• IBM global services prefers IBM products, but they'll support Solaris and Linux and VB apps too.

      And IBM is working to turn Linux into an IBM product, I think.

      one BILLION dollars into Linux development? This is not a small move, even for the ten-ton gorilla of computing.

      ten years from now, they'll have probably replaced AIX with Linux. and be perfectly happy, selling systems (all perfectly Linux-tuned; after all, all their Linux engineers release drivers for every new piece of IBM hardware) and crippling Microsoft (you watch: the dominance of Windows is in large part due to the payoffs M$ has historically made to third-party software companies to develop software, especially games, for Windows; what stops IBM from doing the same for Linux?)...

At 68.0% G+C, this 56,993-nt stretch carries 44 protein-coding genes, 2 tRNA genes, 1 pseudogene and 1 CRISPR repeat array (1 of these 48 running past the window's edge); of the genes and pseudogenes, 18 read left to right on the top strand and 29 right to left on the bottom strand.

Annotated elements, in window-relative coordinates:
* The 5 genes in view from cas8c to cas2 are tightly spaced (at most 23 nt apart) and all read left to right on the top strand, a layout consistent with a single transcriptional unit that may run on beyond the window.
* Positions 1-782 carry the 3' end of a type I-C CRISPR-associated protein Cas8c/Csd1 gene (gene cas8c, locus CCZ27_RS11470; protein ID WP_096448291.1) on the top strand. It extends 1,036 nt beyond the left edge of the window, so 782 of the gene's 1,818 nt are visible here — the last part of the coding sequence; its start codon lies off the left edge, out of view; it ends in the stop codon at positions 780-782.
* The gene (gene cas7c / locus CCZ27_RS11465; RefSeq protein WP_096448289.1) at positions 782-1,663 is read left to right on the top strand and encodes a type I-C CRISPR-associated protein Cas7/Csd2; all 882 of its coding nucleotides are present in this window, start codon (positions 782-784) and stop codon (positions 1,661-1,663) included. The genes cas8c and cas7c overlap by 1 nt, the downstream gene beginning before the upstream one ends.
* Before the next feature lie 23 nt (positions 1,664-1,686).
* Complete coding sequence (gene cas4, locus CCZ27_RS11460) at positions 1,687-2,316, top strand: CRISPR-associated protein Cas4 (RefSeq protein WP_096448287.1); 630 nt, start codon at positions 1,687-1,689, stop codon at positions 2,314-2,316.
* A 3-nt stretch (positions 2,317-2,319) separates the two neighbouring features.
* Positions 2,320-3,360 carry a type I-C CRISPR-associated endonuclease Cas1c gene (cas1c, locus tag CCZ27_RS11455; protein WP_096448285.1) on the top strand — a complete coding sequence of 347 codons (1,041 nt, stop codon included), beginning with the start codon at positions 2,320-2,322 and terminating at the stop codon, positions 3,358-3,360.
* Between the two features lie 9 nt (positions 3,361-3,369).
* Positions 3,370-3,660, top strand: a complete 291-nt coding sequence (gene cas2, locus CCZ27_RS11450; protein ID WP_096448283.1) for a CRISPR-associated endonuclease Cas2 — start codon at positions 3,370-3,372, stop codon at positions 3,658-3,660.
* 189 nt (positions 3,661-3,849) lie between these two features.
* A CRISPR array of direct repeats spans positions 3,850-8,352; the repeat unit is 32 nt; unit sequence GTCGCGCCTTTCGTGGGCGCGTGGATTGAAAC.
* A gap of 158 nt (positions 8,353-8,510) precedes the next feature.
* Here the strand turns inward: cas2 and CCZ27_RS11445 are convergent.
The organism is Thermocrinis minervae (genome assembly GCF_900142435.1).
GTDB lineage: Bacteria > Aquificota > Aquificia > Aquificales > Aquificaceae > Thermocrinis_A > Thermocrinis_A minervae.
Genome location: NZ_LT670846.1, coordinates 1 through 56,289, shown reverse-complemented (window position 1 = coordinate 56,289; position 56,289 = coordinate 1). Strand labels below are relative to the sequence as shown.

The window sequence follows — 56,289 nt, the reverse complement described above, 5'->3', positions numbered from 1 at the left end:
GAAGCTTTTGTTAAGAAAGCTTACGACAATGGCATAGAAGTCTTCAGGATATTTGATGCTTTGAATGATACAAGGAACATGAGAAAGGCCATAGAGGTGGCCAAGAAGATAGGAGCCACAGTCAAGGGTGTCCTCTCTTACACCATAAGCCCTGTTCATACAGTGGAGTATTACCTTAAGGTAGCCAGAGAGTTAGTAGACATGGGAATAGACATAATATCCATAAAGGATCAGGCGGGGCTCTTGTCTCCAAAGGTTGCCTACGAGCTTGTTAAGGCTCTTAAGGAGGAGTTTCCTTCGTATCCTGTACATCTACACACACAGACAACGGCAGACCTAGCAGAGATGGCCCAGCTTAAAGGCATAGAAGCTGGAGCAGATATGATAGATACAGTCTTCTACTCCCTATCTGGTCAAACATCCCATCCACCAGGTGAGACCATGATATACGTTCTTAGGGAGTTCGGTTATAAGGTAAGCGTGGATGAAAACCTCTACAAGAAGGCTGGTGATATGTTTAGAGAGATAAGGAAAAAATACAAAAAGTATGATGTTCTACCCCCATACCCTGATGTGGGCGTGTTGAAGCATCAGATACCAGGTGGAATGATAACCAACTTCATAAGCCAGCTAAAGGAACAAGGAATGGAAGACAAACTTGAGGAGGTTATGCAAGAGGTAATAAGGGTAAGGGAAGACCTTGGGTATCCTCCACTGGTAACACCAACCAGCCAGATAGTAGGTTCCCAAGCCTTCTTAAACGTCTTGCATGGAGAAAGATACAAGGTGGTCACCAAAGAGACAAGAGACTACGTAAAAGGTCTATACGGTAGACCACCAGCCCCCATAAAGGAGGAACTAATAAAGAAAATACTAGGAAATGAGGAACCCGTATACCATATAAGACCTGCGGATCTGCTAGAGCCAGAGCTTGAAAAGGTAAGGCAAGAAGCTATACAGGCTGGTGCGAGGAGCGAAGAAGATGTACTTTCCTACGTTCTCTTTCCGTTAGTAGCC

the hardware monopoly is what IBM is after. again. there's a lot more money in it than there is in the M$ software monopoly. certainly the disappearance of Compaq, the company that broke IBM's monopoly the last time (and which bought Digital, the only company to seriously threaten IBM before the '80s) cannot fail to encourage them.

      • This has to be one of the most sane things that I have read here in a very long time.

        A very simple concept- that it is why it would probably be incredibly effective.
      • by Anonymous Coward
        I agree 100%, except for that
        "the hardware monopoly is what IBM is after"

        I think IBM is after software, hardware, and services.

        If you've ever work with IBM Global Services guys, you'll learn two things:
        1. They're mostly very smart, experienced people.